7 Examples of Community Prevention Efforts from the 2017 CADCA Dose of Prevention Award Winner

The Pledge for Life Partnership was awarded the Dose of Prevention Award by the Community Anti-Drug Coalitions of America (CADCA) and the Consumer Healthcare Products Association (CHPA) for their diverse strategies to support medicine safety.

Communities across the US are making efforts to curb substance abuse in teens. We, as the Pledge for Life Partnership, are always trying to look for what is being overlooked in our community. Cough medicine abuse is definitely one of those issues.

Our capstone strategy is our Life Education Center mobile training unit that goes to the schools across Illinois’s Kankakee and Iroquois counties teaching healthy lifestyle choices. This “stop them before they start” prevention strategy was made possible to a core group of women in 1989 who came together after seeing the pain of losing too many to substance abuse. This environmental strategy enables us to have a positive impact on over 10,000 students each year. The students are then empowered to go home and share what they have learned with their parents to help guide the conversations between families about how they can choose healthy choices together. We begin this relationship with the students as Kindergarteners because we feel you can’t start early enough and we continue working with them until they graduate. In high school, they have the opportunity to serve on our Pledge for Life Partnership Youth Advisory Council where they are catalysts for community-level change

 

 

 

 

 

 


1989 – Many women in the Junior League came together to raise funds to purchase a mobile training unit to be able to reach all children with prevention messages continually from Kindergarten to high school.

We elevate our youth to be the experts to help teach our community about what is important to them. They are not just our future leaders but our current leaders – helping to create and guide our prevention strategies.  Here are our top 10 examples of ways our youth impacted our community that could generate some ideas for your community:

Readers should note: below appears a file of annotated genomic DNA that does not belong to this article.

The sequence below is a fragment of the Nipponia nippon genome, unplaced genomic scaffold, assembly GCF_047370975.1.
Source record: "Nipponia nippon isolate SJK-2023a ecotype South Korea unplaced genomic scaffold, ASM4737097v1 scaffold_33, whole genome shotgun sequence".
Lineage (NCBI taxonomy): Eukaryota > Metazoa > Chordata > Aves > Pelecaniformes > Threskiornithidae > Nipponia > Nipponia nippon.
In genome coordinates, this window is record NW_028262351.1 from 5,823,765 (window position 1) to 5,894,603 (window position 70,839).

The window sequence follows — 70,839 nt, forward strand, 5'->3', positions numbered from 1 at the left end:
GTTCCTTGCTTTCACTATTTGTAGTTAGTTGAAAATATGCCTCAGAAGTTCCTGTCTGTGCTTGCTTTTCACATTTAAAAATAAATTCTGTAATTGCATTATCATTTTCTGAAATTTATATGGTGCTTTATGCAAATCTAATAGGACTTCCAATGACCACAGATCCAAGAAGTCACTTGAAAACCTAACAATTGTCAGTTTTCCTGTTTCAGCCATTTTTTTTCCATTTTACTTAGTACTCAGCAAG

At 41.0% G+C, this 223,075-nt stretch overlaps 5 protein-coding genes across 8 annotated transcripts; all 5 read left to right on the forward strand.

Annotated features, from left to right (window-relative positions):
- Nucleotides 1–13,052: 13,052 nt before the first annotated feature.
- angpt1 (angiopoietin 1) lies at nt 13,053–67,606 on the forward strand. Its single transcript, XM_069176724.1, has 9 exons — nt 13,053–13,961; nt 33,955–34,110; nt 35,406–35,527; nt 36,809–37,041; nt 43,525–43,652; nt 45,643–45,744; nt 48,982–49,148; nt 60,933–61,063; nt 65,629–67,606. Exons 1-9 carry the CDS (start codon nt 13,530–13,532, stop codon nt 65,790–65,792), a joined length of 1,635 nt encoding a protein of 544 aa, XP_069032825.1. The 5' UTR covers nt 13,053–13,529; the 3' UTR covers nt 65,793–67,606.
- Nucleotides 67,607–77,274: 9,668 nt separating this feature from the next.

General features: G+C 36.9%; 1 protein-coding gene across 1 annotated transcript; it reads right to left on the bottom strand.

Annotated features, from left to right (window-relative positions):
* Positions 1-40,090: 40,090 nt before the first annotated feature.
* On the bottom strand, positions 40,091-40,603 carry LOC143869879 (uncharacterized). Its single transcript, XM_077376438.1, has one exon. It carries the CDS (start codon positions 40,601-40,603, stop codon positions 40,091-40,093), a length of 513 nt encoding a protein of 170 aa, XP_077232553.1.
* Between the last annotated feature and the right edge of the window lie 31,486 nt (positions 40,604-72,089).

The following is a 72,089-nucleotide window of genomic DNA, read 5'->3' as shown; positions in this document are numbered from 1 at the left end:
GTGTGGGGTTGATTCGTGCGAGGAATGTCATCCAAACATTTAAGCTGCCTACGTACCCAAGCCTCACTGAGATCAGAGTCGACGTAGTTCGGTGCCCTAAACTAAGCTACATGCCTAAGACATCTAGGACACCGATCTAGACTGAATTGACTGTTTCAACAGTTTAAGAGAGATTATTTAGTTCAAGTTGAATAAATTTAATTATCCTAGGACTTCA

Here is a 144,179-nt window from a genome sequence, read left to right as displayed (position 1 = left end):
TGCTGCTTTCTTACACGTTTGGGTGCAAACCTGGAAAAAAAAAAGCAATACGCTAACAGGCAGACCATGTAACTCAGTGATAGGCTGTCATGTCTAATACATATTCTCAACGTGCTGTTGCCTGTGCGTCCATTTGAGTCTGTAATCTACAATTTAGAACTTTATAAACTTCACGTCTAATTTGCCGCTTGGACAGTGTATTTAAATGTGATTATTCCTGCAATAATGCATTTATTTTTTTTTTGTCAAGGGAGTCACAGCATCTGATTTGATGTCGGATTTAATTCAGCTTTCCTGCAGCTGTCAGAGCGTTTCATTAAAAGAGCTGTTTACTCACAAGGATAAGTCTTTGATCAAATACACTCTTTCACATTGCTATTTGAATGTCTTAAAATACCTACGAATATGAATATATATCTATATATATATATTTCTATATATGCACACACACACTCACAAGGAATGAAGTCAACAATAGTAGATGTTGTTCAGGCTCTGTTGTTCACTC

#1: Empower youth to create positive social norms with a multi-media communication campaign

For example, we hosted contests challenging youth to create billboards, videos, radio Public Service Announcements, and social media messages about medicine safety. Fifth and sixth graders designed billboards and posters that were voted on by 7th and 8th graders in a mock election process carried out with assistance from the Kankakee County Clerk allowing us to use the actual voting machines.

Our Youth Advisory Council created positive social norms campaigns using memes with local data to highlight the large number of youth not using harmful substances using the hashtag #JoinTheCrowd.

#2: Recruit small groups to help spread the movement to create large-scale awareness

Give unique groups such as school robotics teams or speech clubs the chance to showcase what keeps them drug-free by sharing a post stating, “I would rather choose ________ than misusing medications. #bekindtothemind.”

#3: Have youth write a “Dear Future Me” letter.

Source: http://pledgeforlife.org/may-13th-19th-national-prevention-week/

#4: Create a fact sheet that youth can share at farmers markets, senior fairs, and other local community events.

#5: Make sure your community knows where your local drop-box locations are for people to safely dispose of unneeded medications.

We created a brochure with a magnet with information about how to safely dispose of unneeded medications at whichever drop-box is most convenient. We were so thankful for our army of volunteers to help us stuff the 12,000 letters we sent to parents of school-age children across our community. An amazing local non-profit that helps empower adults with special needs to make a difference in their community volunteered to help apply the magnets to the brochures while youth from alternative schools donated community service hours to stuff and label the envelopes. 

#6: Get your medicine safety plan out there.

Recruit partners to help spread awareness and share any prevention materials through their social media accounts, on display boards, on their websites, and in person. Pharmacists, funeral homes, and grandparents have been coming back to us for more ways to spread awareness.

Source: http://pledgeforlife.org/rxprevention/

#7: Celebrate the strength of diverse partnerships.

Our progress with substance abuse prevention is made possible thanks to our diverse community partners. The Kankakee County State’s Attorney sponsored a “What Keeps Me DDrug-Free youth art competition. The local chapter of the National Association for the Advancement of Colored People hosted an opioid forum to raise awareness. The Kankakee County Hispanic Partnership helped us spread the word about our efforts. One of our rural communities hosted a school-based awareness event to address what parents, teachers, and students can do to prevent addiction. We celebrated our diverse partners with a “Rolling Out the Red Carpet” event where 60 local prevention all-stars were honored in front of 86 community members. We are so thankful for each and every one of our incredible partners that help piece together a safer and healthier community.

 

 

 

 

 

 

 

 

The Pledge for Life Partnership challenges you to think through who is being overlooked in your community and how you can help transform them into local prevention champions. Thank you for all the ways you play your part to help make your community safer and healthier.

For more prevention strategies, visit the Pledge for Life Partnership at www.pledgeforlife.org and follow them on Facebook.